Charles Pendelton
      © 2008 Marty Langdon
Chapter 40

                         The Spanish room

An hour later, peace and quiet had been restored to the town. Walking gracefully
into the living room, I began to look around at all there was to see, while the
homemade Spanish decor made me feel like I was standing in another country.

I gazed at the toreador in the painting on the wall and saw he was wearing the
typical Andalusian hat worn by bullfighters, the montera. Dressed in a traditional
suit of lights, he proudly displays his red cape to entice the bull. As the bull
prepares himself to charge, he seemed to be kicking up some of the dirt with his
hind legs. From there it is all a guessing game to try and determine the winner.

A foot away hung a medieval battle mace displayed on a 40-degree angle.
Who would invent such a terrible weapon to use against his fellow man?

                                          I found that to be quite disturbing.

Three feet away was another painting on soft black felt paper. This one clearly depicts

a picador on horseback, charging with one of his many spangled lances. The bull had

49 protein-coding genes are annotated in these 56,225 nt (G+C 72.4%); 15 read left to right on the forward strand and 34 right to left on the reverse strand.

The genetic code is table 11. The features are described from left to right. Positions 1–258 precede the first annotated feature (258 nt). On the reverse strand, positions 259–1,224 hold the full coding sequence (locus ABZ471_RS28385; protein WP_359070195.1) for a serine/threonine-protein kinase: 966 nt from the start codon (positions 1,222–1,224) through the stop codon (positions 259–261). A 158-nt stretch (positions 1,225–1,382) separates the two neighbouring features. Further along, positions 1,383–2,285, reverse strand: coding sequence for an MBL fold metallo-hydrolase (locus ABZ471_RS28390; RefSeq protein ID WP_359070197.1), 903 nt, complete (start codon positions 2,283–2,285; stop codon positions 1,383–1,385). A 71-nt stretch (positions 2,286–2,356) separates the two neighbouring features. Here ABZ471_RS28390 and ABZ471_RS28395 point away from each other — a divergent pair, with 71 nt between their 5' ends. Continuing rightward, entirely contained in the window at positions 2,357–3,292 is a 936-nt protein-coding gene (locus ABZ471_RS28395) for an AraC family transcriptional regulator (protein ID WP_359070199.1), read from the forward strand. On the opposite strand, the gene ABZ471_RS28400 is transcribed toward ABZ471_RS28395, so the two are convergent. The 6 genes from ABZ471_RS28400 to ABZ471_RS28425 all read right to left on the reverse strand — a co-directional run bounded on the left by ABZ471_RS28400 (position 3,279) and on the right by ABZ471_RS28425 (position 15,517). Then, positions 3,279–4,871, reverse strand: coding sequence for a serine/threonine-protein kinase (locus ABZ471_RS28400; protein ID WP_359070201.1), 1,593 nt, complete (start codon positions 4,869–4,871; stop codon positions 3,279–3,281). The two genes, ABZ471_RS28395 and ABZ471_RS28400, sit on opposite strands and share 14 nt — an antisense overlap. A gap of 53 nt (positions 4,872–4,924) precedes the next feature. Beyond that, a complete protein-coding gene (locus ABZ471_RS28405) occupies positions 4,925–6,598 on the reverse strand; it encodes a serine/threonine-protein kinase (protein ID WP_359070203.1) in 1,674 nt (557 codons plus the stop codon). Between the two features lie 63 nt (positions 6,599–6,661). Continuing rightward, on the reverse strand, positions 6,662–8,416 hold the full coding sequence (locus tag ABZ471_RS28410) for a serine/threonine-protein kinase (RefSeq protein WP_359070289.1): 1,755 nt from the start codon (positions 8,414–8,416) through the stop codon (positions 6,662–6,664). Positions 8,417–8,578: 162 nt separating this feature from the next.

three in his neck already, where blood spurted out in thin streams dotting the ground.
Nothing would be able to stop that haematic flow. Yet in all his pain and suffering,
he still seemed to look as ferocious and dangerous as he could have possibly been.

The borders around the room were adjoined in constituent angles to where the overlap
of half-timbered wood protruded from the wall's facade. The wood itself was unique
for it had a distressed black finish, and gave off an appearance that termites had, in fact,
crawled through it many centuries ago. This was the art of illusion through etch and stain.

In between its peripherals was stucco,
while the ceiling had been discolored by the nicotine of countless cigarettes.